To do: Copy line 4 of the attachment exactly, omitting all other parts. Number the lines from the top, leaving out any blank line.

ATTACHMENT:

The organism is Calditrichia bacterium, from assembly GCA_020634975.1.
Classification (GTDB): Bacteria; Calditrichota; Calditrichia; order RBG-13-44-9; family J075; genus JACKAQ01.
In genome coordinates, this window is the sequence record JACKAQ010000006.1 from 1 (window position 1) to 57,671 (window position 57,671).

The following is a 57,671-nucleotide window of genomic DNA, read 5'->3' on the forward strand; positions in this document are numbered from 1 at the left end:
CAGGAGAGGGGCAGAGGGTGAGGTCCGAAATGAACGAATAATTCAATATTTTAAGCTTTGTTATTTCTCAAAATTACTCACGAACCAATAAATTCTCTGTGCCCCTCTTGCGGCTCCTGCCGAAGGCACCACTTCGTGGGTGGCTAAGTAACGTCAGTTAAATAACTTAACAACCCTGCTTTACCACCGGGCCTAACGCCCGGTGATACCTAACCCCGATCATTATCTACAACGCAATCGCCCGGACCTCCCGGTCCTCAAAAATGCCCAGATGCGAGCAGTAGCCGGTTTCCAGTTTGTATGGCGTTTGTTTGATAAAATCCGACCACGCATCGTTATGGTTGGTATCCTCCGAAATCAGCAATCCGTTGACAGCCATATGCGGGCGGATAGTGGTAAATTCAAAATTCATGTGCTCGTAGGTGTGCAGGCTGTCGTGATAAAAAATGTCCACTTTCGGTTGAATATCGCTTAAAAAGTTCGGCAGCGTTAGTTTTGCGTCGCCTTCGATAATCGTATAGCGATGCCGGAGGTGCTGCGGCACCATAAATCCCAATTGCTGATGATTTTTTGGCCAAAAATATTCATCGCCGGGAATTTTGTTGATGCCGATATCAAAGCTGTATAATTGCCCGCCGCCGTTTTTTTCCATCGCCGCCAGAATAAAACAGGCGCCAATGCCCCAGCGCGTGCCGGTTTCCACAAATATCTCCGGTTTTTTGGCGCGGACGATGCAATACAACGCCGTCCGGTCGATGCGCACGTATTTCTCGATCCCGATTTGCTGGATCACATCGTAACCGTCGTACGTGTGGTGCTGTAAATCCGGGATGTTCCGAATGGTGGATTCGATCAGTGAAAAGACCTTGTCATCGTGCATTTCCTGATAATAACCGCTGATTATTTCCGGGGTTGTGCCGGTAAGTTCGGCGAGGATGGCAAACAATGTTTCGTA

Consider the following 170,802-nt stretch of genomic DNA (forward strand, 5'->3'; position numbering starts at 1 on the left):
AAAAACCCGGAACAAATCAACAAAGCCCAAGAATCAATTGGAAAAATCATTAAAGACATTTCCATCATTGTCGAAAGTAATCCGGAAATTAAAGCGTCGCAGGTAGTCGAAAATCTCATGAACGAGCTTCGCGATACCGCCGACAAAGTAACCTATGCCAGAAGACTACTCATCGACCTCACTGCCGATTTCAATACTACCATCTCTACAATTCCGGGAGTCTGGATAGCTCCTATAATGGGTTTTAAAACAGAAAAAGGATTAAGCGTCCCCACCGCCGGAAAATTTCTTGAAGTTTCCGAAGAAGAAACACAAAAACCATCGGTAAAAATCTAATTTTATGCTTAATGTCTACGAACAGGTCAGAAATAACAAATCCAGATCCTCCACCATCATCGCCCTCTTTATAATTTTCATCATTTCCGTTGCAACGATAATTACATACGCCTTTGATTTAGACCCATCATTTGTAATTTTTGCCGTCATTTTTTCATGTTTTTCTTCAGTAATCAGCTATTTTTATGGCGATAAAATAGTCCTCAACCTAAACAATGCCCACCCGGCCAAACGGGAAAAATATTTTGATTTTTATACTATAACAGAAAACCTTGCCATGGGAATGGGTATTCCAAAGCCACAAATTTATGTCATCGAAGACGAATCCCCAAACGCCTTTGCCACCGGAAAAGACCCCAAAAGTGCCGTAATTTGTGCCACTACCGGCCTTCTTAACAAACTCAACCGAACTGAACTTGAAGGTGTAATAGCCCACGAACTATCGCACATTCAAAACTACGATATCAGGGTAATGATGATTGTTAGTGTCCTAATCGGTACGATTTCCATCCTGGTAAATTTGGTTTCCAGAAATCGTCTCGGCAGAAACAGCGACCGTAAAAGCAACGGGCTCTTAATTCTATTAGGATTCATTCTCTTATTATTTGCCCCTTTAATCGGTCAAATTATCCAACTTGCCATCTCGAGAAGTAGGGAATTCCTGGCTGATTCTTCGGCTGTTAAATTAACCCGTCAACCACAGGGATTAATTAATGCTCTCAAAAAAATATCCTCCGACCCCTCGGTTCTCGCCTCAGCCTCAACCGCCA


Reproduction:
The following is a 57,671-nucleotide window of genomic DNA, read 5'->3' on the forward strand; positions in this document are numbered from 1 at the left end: